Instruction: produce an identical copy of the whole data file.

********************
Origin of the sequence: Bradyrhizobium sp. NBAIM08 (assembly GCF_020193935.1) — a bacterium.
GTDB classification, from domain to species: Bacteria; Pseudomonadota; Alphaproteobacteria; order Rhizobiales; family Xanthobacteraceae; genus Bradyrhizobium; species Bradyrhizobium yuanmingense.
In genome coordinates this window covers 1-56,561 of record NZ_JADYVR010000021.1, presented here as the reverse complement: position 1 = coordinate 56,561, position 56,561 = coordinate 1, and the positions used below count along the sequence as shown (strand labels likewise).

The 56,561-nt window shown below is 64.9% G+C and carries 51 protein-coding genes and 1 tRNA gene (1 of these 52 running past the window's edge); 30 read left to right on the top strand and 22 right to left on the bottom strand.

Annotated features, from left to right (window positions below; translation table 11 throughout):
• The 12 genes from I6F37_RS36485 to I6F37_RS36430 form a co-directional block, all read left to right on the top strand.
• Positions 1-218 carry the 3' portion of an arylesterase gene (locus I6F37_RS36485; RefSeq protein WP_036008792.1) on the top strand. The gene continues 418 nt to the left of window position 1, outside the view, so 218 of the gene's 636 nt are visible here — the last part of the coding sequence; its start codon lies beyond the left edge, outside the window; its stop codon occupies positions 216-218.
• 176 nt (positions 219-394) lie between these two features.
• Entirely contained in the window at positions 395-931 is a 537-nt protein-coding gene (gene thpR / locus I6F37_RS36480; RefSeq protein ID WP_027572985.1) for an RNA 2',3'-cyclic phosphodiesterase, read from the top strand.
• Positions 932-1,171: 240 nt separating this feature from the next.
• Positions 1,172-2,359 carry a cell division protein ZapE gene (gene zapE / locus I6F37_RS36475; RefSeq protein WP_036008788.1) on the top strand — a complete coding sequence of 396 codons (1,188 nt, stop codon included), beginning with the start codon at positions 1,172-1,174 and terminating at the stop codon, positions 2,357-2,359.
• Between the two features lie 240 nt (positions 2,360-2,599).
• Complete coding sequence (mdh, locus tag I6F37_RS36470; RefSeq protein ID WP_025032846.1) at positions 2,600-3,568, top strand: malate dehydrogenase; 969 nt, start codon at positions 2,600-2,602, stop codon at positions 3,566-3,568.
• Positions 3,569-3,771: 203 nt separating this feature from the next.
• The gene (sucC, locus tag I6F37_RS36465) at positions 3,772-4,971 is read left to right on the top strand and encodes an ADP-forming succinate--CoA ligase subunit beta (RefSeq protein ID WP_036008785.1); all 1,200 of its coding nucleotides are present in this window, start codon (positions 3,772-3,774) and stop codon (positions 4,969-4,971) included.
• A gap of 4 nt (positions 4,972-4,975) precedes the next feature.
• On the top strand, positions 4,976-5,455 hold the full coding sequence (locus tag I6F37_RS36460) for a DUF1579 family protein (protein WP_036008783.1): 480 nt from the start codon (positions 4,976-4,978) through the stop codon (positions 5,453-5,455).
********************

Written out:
Origin of the sequence: Bradyrhizobium sp. NBAIM08 (assembly GCF_020193935.1) — a bacterium.
GTDB classification, from domain to species: Bacteria; Pseudomonadota; Alphaproteobacteria; order Rhizobiales; family Xanthobacteraceae; genus Bradyrhizobium; species Bradyrhizobium yuanmingense.
In genome coordinates this window covers 1-56,561 of record NZ_JADYVR010000021.1, presented here as the reverse complement: position 1 = coordinate 56,561, position 56,561 = coordinate 1, and the positions used below count along the sequence as shown (strand labels likewise).

The 56,561-nt window shown below is 64.9% G+C and carries 51 protein-coding genes and 1 tRNA gene (1 of these 52 running past the window's edge); 30 read left to right on the top strand and 22 right to left on the bottom strand.

Annotated features, from left to right (window positions below; translation table 11 throughout):
• The 12 genes from I6F37_RS36485 to I6F37_RS36430 form a co-directional block, all read left to right on the top strand.
• Positions 1-218 carry the 3' portion of an arylesterase gene (locus I6F37_RS36485; RefSeq protein WP_036008792.1) on the top strand. The gene continues 418 nt to the left of window position 1, outside the view, so 218 of the gene's 636 nt are visible here — the last part of the coding sequence; its start codon lies beyond the left edge, outside the window; its stop codon occupies positions 216-218.
• 176 nt (positions 219-394) lie between these two features.
• Entirely contained in the window at positions 395-931 is a 537-nt protein-coding gene (gene thpR / locus I6F37_RS36480; RefSeq protein ID WP_027572985.1) for an RNA 2',3'-cyclic phosphodiesterase, read from the top strand.
• Positions 932-1,171: 240 nt separating this feature from the next.
• Positions 1,172-2,359 carry a cell division protein ZapE gene (gene zapE / locus I6F37_RS36475; RefSeq protein WP_036008788.1) on the top strand — a complete coding sequence of 396 codons (1,188 nt, stop codon included), beginning with the start codon at positions 1,172-1,174 and terminating at the stop codon, positions 2,357-2,359.
• Between the two features lie 240 nt (positions 2,360-2,599).
• Complete coding sequence (mdh, locus tag I6F37_RS36470; RefSeq protein ID WP_025032846.1) at positions 2,600-3,568, top strand: malate dehydrogenase; 969 nt, start codon at positions 2,600-2,602, stop codon at positions 3,566-3,568.
• Positions 3,569-3,771: 203 nt separating this feature from the next.
• The gene (sucC, locus tag I6F37_RS36465) at positions 3,772-4,971 is read left to right on the top strand and encodes an ADP-forming succinate--CoA ligase subunit beta (RefSeq protein ID WP_036008785.1); all 1,200 of its coding nucleotides are present in this window, start codon (positions 3,772-3,774) and stop codon (positions 4,969-4,971) included.
• A gap of 4 nt (positions 4,972-4,975) precedes the next feature.
• On the top strand, positions 4,976-5,455 hold the full coding sequence (locus tag I6F37_RS36460) for a DUF1579 family protein (protein WP_036008783.1): 480 nt from the start codon (positions 4,976-4,978) through the stop codon (positions 5,453-5,455).